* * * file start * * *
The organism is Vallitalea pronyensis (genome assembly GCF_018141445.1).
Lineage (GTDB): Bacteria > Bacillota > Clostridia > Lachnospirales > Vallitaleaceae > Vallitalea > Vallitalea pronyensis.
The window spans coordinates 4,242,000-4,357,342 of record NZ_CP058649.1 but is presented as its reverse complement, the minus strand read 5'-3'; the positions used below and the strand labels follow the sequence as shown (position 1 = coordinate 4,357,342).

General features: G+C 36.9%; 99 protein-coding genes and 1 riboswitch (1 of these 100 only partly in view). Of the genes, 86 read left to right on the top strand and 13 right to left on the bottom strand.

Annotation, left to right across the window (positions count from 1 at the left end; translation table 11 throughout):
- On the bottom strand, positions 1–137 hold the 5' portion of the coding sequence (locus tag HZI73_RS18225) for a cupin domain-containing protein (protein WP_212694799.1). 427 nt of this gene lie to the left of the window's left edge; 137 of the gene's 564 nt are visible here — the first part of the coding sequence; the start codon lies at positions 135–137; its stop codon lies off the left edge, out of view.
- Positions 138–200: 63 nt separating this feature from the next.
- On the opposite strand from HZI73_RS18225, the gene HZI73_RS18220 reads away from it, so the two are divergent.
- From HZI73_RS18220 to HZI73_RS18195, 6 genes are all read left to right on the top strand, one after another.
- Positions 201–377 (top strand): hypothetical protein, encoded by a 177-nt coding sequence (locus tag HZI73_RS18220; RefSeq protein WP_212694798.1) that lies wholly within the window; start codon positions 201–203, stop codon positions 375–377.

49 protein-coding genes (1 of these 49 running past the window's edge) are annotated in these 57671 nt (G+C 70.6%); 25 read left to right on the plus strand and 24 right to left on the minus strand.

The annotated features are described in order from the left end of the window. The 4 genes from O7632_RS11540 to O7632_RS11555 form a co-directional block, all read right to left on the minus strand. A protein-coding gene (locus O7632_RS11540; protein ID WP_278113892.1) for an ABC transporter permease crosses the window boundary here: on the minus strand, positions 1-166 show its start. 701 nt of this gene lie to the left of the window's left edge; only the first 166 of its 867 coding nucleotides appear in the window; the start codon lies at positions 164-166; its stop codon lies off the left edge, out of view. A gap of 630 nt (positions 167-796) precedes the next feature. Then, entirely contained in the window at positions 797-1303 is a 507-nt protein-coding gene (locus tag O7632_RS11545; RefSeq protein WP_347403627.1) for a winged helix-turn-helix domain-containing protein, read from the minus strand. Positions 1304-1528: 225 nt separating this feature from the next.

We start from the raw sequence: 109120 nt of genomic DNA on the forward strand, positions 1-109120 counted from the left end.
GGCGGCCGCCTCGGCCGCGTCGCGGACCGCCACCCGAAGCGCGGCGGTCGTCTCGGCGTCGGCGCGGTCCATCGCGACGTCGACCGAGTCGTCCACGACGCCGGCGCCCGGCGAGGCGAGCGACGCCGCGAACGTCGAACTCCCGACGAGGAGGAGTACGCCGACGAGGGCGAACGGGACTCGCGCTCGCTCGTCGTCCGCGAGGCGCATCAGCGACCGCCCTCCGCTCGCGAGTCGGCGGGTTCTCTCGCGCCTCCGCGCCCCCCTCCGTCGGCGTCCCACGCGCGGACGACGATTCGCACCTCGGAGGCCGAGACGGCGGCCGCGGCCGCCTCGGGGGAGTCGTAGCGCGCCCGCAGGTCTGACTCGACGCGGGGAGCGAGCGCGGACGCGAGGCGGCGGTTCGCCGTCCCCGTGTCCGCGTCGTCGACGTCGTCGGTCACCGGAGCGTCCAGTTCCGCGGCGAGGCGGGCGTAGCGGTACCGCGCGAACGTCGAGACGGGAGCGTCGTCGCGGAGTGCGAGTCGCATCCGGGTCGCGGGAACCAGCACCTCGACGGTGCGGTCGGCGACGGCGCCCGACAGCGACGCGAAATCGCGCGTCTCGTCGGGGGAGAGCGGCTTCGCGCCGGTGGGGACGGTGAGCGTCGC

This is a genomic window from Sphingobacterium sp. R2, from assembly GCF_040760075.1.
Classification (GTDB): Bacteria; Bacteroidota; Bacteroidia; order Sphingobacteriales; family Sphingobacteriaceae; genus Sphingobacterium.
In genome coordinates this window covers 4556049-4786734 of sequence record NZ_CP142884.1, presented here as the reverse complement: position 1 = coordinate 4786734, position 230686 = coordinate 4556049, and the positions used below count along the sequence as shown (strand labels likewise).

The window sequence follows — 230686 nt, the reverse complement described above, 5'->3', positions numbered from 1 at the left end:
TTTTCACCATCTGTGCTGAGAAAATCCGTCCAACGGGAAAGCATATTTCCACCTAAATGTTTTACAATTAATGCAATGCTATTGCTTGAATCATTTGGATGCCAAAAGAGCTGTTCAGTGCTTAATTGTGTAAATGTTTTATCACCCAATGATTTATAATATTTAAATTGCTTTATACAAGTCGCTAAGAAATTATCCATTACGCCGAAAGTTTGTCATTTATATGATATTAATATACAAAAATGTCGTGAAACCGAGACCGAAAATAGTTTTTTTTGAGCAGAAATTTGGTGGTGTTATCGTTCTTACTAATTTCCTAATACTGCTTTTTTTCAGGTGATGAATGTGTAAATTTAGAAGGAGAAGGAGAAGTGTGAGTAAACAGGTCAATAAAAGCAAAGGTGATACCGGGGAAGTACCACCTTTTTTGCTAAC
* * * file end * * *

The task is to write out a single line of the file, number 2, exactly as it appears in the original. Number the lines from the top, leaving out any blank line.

Lineage (GTDB): Bacteria > Bacillota > Clostridia > Lachnospirales > Vallitaleaceae > Vallitalea > Vallitalea pronyensis.